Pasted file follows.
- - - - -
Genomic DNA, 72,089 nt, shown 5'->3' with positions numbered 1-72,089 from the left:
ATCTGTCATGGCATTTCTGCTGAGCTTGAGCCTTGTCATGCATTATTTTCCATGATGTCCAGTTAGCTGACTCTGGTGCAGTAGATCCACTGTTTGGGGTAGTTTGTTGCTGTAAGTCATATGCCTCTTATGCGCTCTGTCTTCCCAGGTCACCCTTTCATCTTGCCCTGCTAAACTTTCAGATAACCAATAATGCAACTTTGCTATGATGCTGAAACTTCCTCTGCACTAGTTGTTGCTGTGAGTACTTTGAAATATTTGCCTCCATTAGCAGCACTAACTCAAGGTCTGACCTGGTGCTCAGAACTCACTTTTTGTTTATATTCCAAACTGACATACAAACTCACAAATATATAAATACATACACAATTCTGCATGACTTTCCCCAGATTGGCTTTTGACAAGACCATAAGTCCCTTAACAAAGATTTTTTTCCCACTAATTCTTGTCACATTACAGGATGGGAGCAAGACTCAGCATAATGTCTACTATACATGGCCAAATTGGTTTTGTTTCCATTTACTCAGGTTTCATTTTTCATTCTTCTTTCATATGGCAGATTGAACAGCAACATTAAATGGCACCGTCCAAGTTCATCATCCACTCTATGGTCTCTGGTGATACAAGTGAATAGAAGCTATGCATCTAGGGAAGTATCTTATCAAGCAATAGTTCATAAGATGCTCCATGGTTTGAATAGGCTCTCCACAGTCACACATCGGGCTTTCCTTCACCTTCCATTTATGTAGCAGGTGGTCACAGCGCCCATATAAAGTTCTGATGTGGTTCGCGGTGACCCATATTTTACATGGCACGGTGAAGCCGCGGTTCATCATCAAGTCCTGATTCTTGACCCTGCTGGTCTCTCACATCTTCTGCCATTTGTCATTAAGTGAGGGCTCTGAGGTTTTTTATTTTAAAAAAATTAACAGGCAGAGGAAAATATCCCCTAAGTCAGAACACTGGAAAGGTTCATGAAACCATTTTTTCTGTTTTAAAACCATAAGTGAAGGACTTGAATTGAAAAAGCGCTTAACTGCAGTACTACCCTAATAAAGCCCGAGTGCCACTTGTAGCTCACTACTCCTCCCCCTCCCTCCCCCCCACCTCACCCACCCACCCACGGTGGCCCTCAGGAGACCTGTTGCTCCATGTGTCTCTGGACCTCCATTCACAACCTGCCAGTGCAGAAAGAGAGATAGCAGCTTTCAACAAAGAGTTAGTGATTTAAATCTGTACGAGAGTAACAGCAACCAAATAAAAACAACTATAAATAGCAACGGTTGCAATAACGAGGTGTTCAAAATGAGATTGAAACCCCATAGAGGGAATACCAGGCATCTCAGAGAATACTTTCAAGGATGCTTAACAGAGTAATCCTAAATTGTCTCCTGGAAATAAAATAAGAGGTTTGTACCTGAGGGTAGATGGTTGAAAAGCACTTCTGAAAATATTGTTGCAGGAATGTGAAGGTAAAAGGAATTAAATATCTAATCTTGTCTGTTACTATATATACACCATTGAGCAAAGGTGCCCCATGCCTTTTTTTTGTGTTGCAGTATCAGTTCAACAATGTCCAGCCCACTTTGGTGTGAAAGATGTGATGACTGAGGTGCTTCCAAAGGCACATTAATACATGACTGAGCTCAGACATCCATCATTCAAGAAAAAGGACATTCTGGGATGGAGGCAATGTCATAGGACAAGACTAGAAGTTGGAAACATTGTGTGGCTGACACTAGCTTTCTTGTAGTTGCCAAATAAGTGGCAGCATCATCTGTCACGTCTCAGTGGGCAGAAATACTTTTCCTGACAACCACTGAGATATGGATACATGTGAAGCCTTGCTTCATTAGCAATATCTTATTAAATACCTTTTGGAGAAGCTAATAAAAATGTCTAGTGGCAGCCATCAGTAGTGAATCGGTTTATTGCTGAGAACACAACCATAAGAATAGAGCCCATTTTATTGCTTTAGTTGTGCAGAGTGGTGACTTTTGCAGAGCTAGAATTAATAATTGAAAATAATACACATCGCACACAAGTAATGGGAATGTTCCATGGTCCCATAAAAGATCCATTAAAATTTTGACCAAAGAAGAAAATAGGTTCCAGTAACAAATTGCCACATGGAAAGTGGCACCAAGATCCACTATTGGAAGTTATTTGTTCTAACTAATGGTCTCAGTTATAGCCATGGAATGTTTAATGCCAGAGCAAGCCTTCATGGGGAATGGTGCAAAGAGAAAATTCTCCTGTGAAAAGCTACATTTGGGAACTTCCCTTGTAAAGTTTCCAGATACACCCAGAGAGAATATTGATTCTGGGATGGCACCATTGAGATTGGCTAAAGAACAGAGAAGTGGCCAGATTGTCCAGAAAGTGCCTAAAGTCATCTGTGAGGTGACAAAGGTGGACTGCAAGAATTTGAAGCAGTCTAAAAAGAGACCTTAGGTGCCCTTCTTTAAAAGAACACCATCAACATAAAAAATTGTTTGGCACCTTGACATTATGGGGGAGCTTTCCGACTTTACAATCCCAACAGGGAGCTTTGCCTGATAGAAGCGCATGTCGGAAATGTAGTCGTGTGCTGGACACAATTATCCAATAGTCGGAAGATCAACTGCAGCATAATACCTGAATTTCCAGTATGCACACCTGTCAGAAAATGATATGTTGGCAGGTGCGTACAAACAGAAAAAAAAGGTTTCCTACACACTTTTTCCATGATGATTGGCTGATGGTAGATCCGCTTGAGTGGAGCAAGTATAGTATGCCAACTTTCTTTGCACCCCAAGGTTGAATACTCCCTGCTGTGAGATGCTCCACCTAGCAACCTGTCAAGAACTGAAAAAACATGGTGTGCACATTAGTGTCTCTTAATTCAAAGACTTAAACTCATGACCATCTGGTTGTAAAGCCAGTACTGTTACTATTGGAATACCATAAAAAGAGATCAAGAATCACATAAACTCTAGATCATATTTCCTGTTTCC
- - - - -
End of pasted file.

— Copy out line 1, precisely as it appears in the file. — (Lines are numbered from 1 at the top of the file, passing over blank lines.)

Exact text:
Genomic DNA, 72,089 nt, shown 5'->3' with positions numbered 1-72,089 from the left: